FIFTY years ago this weekend – from June 28 to July 3, 1969 – the Stonewall Riots, also known as the Stonewall Uprising, took place in New York City.

They were a turning point in the campaign for liberalisation of laws against homosexuality, inspiring events such as Gay Pride marches – the first was held in 1970 to mark the 12-month anniversary of the riots – and the formation of the Gay Liberation Front and other organisations.

WHERE DID IT ALL HAPPEN?

THE Stonewall Inn was a bar with Mafia connections on Christopher Street in Greenwich Village, Manhattan. It had a major selling point as the only recognised bar frequented by gay people in New York that allowed same-sex dancing. The Mafia ownership’s links to law enforcement – bribery, mostly – helped it to stay open despite the considerable opposition of many local policemen.

The Inn was basically decorated in black with areas for different elements of the gay community, and while beer and liquor was sold, drug use was discouraged for fear of police raids.

The entry rules were simple. The bouncer had to know you or you could only get in if you were wearing clothing signifying you were gay. That’s not as daft as it sounds – New York had a criminal statute that authorised the arrest of anyone not wearing at least three articles of gender-appropriate clothing. The mixed-race clientele was almost wholly male, although some lesbians did frequent the Stonewall and indeed it was the arrest of a lesbian which sparked the three days of riots.

The National:

HOW DID IT BEGIN?

IT’S important to note that the Stonewall Riots were the culmination of increasing raids on known gay bars by the New York Police Department. The Stonewall itself had been raided just three nights previously and one theory is that local cops who had been “on the take” were unhappy that Stonewall’s Mafia owners were blackmailing rich members of their gay clientele and not passing on a percentage to corrupt officers.

Whatever the reason, in the early hours of June 28, nine police officers raided the Inn, which was operating without a liquor licence. They lined up clients and demanded to see identification.

There were approximately 200 people in the bar, and they were not for meek acquiescence. Vastly outnumbered, the arresting officers sent for the NYPD’s Tactical Police Force, otherwise known as the riot squad. Some of the customers were herded into police vans but most were let go, only to stand outside and mock the police efforts as they tried to manhandle the gay men out of the Inn.

When one lesbian was roughly arrested, she turned to the watching crowd and shouted: “What are you guys gonna do?” She was thrown heavily into the back of a police vehicle, provoking an instant reaction on the part of the onlookers.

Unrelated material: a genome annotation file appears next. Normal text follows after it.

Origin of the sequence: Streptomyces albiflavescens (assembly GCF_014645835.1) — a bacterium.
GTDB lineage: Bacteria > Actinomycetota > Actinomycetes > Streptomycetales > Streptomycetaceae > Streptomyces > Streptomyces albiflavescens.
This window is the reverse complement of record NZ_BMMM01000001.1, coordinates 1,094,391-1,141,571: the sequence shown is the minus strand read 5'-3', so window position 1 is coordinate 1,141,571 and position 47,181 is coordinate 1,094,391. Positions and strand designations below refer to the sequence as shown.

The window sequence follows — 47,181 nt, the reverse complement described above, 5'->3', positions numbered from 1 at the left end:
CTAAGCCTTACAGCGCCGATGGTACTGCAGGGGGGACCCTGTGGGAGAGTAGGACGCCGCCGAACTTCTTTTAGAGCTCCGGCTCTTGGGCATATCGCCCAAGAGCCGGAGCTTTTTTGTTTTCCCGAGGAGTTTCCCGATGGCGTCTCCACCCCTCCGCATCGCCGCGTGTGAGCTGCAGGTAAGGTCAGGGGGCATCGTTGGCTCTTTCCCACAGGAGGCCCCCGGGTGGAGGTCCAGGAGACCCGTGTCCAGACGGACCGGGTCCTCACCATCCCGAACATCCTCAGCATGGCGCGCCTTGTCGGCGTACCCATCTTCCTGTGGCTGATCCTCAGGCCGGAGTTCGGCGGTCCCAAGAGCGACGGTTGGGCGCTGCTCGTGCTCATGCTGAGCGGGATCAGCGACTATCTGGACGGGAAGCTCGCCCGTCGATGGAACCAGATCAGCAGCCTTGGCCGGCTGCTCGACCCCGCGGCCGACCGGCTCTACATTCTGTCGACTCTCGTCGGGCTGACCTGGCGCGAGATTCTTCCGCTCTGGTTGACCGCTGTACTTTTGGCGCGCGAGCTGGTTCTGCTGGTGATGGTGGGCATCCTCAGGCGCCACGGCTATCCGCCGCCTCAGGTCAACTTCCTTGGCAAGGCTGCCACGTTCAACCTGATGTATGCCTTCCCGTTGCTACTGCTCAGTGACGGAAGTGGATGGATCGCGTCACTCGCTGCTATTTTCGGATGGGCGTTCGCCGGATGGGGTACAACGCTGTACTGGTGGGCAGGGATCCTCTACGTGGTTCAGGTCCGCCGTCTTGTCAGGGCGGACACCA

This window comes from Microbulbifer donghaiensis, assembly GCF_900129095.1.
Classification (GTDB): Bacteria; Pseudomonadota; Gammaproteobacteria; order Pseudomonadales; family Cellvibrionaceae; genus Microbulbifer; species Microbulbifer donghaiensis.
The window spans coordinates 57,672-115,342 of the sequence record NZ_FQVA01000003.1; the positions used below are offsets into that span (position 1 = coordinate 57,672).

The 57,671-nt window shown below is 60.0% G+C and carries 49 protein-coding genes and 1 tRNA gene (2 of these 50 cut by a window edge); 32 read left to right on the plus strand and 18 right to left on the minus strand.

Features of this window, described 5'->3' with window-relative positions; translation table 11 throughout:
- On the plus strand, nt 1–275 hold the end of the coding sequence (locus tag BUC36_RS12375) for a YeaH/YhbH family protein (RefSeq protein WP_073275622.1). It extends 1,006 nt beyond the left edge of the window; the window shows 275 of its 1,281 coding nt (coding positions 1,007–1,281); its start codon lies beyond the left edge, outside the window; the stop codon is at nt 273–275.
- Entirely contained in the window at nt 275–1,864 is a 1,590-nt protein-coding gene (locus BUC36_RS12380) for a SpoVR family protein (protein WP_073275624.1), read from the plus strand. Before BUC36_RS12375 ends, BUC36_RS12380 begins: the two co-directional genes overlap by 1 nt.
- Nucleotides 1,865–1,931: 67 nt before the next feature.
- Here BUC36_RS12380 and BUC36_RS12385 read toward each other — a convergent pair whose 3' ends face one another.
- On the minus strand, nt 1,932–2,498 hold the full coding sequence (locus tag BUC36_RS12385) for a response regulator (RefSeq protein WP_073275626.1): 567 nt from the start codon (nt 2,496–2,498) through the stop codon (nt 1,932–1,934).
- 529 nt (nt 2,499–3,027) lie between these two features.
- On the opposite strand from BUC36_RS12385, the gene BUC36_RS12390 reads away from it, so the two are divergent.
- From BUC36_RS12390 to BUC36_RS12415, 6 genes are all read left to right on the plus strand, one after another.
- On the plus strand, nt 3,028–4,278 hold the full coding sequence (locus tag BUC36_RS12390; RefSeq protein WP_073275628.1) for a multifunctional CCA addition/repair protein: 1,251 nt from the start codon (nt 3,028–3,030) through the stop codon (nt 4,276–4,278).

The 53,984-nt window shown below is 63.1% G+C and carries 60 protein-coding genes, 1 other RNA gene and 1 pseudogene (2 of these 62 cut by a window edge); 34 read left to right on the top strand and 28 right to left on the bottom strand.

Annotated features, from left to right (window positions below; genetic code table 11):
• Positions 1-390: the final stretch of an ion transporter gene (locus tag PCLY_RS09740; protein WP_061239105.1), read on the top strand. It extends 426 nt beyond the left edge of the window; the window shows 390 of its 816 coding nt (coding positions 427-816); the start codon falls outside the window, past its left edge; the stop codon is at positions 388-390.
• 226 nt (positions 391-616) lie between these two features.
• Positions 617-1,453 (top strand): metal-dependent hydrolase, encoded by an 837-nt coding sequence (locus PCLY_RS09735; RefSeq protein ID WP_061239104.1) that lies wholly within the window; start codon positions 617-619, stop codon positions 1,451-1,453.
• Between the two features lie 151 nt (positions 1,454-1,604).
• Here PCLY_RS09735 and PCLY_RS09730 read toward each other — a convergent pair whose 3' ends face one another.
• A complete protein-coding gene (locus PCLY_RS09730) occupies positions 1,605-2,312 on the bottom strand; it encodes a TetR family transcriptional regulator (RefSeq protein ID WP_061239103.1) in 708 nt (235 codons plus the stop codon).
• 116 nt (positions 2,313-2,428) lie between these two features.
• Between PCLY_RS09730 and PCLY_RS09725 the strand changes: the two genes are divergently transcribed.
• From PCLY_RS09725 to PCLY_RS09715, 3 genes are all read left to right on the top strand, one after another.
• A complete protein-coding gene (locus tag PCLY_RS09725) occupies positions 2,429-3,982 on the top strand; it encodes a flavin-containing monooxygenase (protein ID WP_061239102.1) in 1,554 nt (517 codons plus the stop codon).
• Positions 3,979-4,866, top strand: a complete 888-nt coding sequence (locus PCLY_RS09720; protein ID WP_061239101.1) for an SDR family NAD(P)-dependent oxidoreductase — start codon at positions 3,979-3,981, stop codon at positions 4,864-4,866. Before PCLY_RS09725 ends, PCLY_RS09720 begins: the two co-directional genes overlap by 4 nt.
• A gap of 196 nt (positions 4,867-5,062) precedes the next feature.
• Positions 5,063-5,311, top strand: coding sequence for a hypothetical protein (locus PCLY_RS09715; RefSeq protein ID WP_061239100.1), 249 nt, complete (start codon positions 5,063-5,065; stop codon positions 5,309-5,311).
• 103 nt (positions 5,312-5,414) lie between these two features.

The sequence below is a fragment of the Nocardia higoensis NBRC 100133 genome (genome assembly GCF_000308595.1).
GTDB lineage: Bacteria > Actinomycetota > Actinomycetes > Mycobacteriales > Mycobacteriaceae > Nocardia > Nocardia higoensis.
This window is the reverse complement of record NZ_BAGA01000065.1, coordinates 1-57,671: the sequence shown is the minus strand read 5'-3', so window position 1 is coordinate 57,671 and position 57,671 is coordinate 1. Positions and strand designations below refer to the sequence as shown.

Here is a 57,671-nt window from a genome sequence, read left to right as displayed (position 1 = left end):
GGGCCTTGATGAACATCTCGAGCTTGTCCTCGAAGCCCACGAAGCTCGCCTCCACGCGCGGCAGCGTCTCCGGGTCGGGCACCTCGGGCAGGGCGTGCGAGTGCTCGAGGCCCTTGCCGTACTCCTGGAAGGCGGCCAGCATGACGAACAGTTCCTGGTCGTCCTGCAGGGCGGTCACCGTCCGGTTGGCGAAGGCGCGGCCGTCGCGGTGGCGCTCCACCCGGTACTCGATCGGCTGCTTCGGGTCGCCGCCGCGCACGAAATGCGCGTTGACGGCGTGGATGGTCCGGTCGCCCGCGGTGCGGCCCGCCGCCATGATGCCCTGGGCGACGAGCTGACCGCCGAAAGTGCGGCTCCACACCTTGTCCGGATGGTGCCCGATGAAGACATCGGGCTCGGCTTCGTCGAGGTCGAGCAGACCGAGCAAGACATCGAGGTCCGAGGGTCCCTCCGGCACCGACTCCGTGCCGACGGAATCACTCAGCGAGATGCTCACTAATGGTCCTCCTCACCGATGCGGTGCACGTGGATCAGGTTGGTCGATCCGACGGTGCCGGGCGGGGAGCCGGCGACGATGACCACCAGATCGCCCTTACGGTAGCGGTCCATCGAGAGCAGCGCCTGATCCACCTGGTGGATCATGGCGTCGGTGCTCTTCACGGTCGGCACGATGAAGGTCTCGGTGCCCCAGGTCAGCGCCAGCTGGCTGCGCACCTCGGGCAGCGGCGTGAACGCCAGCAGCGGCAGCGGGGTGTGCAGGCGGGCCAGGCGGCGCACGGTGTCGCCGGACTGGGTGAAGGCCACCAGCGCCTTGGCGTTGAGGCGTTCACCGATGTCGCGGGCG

WHAT DID THAT INCIDENT LEAD TO?

IN brief, those who saw the police ill-treatment of the woman went berserk. They began to fight with police officers who retreated inside the Inn and called for help.

More police arrived and by now a crowd of 500-600 angry people was outside the Inn, hurling coins and other objects at the police and generally rioting all around Christopher Street and its environs.

Police rushed to the scene from all over New York, but not before the Inn had been set on fire. Numerous people were injured on both sides, although none critically. Only 13 arrests were made.

Rioting at the Inn, which was now closed by the police, happened again the following night, although some observers recalled that the main tactics of that night were for gays to openly kiss in public in defiance of the law.

A further display of defiance took place on the following two nights, but the last “riot” happened when the local Village Voice newspaper printed a highly one-sided version of events, causing hundreds of gay men to march on the Voice’s offices.

WHAT HAPPENED AFTER THE RIOTS?

AFTER the militant defiance shown in New York, gay people in cities across the USA began to organise as never before.

Old LGBT campaigning organisations such as the Mattachine Society and the Daughters of Bilitis became redundant. The Gay Liberation Front was founded, thousands came “out”, and Stonewall became the inspiration for gay rights activists everywhere – the Stonewall UK charity is the largest group of its kind in Europe.

The Stonewall Inn and its surroundings are now a designated National Monument of the USA.